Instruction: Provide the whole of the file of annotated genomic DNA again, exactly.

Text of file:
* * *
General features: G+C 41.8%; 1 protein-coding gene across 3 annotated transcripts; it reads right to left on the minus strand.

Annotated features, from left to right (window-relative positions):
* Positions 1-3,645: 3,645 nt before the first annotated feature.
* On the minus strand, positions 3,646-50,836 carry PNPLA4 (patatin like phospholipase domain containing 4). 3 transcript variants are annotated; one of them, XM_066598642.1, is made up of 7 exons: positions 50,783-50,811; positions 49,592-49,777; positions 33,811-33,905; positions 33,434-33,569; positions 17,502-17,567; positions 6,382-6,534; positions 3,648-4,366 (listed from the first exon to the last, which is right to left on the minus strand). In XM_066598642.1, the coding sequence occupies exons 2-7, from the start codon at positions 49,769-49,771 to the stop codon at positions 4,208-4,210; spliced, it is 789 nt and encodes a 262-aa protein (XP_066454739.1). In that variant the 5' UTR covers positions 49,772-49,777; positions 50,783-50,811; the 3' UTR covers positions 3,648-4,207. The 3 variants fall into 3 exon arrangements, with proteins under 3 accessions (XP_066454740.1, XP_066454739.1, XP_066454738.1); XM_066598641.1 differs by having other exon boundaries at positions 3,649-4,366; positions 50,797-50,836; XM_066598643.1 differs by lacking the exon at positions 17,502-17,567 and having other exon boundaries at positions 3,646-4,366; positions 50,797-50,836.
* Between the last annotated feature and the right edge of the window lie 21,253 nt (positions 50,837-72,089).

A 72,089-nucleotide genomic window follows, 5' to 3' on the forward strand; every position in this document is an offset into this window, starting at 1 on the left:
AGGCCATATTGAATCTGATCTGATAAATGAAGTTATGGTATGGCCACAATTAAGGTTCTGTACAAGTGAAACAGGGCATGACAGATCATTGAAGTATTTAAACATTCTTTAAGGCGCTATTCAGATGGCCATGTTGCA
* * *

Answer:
General features: G+C 41.8%; 1 protein-coding gene across 3 annotated transcripts; it reads right to left on the minus strand.

Annotated features, from left to right (window-relative positions):
* Positions 1-3,645: 3,645 nt before the first annotated feature.
* On the minus strand, positions 3,646-50,836 carry PNPLA4 (patatin like phospholipase domain containing 4). 3 transcript variants are annotated; one of them, XM_066598642.1, is made up of 7 exons: positions 50,783-50,811; positions 49,592-49,777; positions 33,811-33,905; positions 33,434-33,569; positions 17,502-17,567; positions 6,382-6,534; positions 3,648-4,366 (listed from the first exon to the last, which is right to left on the minus strand). In XM_066598642.1, the coding sequence occupies exons 2-7, from the start codon at positions 49,769-49,771 to the stop codon at positions 4,208-4,210; spliced, it is 789 nt and encodes a 262-aa protein (XP_066454739.1). In that variant the 5' UTR covers positions 49,772-49,777; positions 50,783-50,811; the 3' UTR covers positions 3,648-4,207. The 3 variants fall into 3 exon arrangements, with proteins under 3 accessions (XP_066454740.1, XP_066454739.1, XP_066454738.1); XM_066598641.1 differs by having other exon boundaries at positions 3,649-4,366; positions 50,797-50,836; XM_066598643.1 differs by lacking the exon at positions 17,502-17,567 and having other exon boundaries at positions 3,646-4,366; positions 50,797-50,836.
* Between the last annotated feature and the right edge of the window lie 21,253 nt (positions 50,837-72,089).

A 72,089-nucleotide genomic window follows, 5' to 3' on the forward strand; every position in this document is an offset into this window, starting at 1 on the left:
AGGCCATATTGAATCTGATCTGATAAATGAAGTTATGGTATGGCCACAATTAAGGTTCTGTACAAGTGAAACAGGGCATGACAGATCATTGAAGTATTTAAACATTCTTTAAGGCGCTATTCAGATGGCCATGTTGCA